Former temple on the Athenian Acropolis, Greece
|Construction started||447 BC|
|Destroyed||Partially on 26 September 1687|
|Height||13.72 m (45.0 ft)|
|Other dimensions||Cella: 29.8 by 19.2 m (98 by 63 ft)|
|Size||69.5 by 30.9 m (228 by 101 ft)|
|Design and construction|
|Other designers||Phidias (sculptor)|
The Parthenon (/ˈpɑːθəˌnɒn, -nən/; Ancient Greek: Παρθενών; Greek: Παρθενώνας, Parthenónas, [parθeˈnonas]) is a former temple on the Athenian Acropolis, Greece, dedicated to the goddess Athena, whom the people of Athens considered their patron. Construction began in 447 BC when the Athenian Empire was at the peak of its power. It was completed in 438 BC, although decoration of the building continued until 432 BC. It is the most important surviving building of Classical Greece, generally considered the zenith of the Doric order.[by whom?] Its decorative sculptures are considered some of the high points of Greek art. The Parthenon is regarded as an enduring symbol of ancient Greece, Athenian democracy and Western civilization, and one of the world's greatest cultural monuments. To the Athenians who built it, the Parthenon and other Periclean monuments of the Acropolis were seen fundamentally as a celebration of Hellenic victory over the Persian invaders and as a thanksgiving to the gods for that victory.
The Parthenon itself replaced an older temple of Athena, which historians call the Pre-Parthenon or Older Parthenon, that was destroyed in the Persian invasion of 480 BC. Like most Greek temples, the Parthenon served a practical purpose as the city treasury. For a time, it served as the treasury of the Delian League, which later became the Athenian Empire. In the final decade of the 6th century AD, the Parthenon was converted into a Christian church dedicated to the Virgin Mary.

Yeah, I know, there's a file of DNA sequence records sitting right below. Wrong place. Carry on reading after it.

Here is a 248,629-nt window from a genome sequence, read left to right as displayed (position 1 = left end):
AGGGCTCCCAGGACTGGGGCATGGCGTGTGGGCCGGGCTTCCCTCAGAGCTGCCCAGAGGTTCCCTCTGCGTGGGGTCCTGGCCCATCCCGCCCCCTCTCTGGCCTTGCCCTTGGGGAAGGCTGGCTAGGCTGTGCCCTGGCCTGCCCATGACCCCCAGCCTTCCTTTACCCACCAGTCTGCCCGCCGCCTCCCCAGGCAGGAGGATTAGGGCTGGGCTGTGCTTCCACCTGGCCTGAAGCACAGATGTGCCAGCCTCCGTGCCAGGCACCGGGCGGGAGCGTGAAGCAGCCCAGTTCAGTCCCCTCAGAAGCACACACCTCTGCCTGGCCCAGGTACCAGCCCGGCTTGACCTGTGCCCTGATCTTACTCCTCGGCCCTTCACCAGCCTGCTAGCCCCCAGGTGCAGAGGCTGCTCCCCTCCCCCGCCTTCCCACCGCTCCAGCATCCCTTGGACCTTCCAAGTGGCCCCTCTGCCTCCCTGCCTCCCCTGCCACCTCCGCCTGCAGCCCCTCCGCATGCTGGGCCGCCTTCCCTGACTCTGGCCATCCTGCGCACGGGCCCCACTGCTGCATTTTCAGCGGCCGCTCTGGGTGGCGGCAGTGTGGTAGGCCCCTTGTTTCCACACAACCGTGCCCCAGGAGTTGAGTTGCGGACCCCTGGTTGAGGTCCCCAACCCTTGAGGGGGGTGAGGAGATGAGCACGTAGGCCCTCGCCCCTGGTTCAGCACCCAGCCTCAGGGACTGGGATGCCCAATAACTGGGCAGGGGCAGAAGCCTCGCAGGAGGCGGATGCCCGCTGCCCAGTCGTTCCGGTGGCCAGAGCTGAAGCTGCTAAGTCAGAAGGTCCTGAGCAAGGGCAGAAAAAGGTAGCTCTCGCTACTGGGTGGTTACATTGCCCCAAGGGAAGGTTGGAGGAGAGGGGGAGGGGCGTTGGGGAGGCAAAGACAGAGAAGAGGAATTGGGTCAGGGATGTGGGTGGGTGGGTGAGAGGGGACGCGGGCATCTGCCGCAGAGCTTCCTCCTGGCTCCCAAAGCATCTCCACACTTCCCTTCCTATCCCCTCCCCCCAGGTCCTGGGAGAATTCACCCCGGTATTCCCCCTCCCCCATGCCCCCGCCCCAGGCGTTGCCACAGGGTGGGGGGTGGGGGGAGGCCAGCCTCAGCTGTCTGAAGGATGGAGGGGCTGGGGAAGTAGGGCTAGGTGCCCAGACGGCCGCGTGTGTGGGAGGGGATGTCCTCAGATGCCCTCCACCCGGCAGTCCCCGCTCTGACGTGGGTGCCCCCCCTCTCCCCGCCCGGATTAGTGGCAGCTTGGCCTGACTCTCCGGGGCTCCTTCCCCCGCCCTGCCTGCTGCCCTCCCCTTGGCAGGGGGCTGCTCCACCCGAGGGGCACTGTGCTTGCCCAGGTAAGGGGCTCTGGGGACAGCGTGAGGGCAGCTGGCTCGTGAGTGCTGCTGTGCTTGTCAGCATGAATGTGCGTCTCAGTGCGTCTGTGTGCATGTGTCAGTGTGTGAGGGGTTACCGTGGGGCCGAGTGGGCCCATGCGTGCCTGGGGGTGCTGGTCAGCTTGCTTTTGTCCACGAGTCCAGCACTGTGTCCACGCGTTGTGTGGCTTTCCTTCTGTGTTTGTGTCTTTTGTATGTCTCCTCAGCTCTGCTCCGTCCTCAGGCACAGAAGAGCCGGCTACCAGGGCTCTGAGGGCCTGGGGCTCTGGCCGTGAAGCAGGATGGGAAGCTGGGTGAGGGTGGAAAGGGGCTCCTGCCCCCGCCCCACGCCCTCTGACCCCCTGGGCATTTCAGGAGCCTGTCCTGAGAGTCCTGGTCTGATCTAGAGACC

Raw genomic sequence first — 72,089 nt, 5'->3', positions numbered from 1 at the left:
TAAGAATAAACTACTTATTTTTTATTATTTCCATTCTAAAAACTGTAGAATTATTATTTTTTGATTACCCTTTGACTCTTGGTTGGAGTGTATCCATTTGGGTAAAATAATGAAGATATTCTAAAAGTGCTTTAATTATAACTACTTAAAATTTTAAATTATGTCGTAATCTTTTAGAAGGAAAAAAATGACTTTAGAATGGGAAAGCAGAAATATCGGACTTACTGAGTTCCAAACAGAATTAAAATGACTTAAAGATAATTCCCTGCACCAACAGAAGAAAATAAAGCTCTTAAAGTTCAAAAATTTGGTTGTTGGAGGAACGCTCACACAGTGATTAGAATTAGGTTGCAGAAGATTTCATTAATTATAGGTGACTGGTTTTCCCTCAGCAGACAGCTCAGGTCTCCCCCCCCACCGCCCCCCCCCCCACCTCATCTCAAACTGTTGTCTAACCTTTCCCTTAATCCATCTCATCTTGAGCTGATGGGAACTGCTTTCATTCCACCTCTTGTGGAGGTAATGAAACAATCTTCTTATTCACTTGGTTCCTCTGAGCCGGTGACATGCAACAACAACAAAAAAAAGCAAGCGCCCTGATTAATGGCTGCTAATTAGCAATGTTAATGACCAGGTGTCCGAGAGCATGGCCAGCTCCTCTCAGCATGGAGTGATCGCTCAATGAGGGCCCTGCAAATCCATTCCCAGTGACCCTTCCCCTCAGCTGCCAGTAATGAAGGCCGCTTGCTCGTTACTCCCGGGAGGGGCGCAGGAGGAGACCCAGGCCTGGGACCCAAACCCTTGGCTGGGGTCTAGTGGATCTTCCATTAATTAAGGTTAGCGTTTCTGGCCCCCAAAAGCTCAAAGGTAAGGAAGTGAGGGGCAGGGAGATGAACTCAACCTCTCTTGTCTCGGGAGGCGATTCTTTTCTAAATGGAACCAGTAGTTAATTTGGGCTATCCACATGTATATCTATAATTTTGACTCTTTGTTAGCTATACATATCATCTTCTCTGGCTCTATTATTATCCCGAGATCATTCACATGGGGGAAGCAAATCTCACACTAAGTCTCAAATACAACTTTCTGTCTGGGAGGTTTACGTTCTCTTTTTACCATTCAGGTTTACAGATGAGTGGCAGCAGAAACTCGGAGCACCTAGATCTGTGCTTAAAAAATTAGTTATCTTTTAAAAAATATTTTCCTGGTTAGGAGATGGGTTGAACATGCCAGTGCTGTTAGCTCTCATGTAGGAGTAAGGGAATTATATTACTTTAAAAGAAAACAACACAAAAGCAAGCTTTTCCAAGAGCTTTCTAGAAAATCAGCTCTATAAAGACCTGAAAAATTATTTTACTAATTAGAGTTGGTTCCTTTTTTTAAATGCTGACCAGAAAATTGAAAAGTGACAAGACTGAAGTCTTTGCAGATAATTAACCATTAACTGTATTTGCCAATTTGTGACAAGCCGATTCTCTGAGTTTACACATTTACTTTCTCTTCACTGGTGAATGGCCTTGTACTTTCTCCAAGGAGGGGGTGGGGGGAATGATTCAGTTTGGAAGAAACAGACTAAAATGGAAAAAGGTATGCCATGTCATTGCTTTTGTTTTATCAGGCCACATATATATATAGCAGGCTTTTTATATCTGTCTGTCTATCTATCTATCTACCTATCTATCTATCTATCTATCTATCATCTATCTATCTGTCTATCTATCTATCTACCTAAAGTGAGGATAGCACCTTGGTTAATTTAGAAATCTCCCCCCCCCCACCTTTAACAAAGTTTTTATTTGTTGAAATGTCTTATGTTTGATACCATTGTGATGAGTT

After the Ottoman conquest, it was turned into a mosque in the early 1460s. On 26 September 1687, an Ottoman ammunition dump inside the building was ignited by Venetian bombardment during a siege of the Acropolis. The resulting explosion severely damaged the Parthenon and its sculptures. From 1800 to 1803, Thomas Bruce, 7th Earl of Elgin removed some of the surviving sculptures, now known as the Elgin Marbles, with the alleged permission of the Turks of the Ottoman Empire.
Since 1975, numerous large-scale restoration projects have been undertaken; the latest is expected to finish in 2020.
- Parthenon. Academic.reed.edu. Retrieved on 4 September 2013.
- The Parthenon. Ancientgreece.com. Retrieved on 4 September 2013.
- Penprase, Bryan E. (2010). The Power of Stars: How Celestial Observations Have Shaped Civilization. Springer Science & Business Media. p. 221. ISBN 978-1-4419-6803-6. Retrieved 8 March 2017.
- Barletta, Barbara A. (2005). "The Architecture and Architects of the Classical Parthenon". In Jenifer Neils (ed.). The Parthenon: From Antiquity to the Present. Cambridge University Press. p. 67. ISBN 978-0-521-82093-6.
The Parthenon (Plate 1, Fig. 17) is probably the most celebrated of all Greek temples.
- Hambidge, Jay; Yale University. Rutherford Trowbridge Memorial Publication Fund (1924). The Parthenon and other Greek temples: their dynamic symmetry. Yale university press.
- Beard, Mary (2010). The Parthenon. Profile Books. p. 118. ISBN 978-1-84765-063-4.
- Cite error: The named reference
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- Robertson, Miriam (1981). A Shorter History of Greek Art. Cambridge: Cambridge University Press. p. 90. ISBN 978-0-521-28084-6.
- Davison, Claire Cullen; Lundgreen, Birte (2009). Pheidias:The Sculptures and Ancient Sources. 105. London: Institute of Classical Studies, University of London. p. 209. ISBN 978-1-905670-21-5. Retrieved 10 September 2017.
- "Lord Elgin and the Parthenon Sculptures". British Museum. Archived from the original on 3 February 2013.
- "How the Parthenon Lost Its Marbles". History Magazine. 28 March 2017.
- "The Acropolis Restoration Project's next stage until 2020". TornosNews.GR.
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Ancient citadel above the city of Athens, Greece
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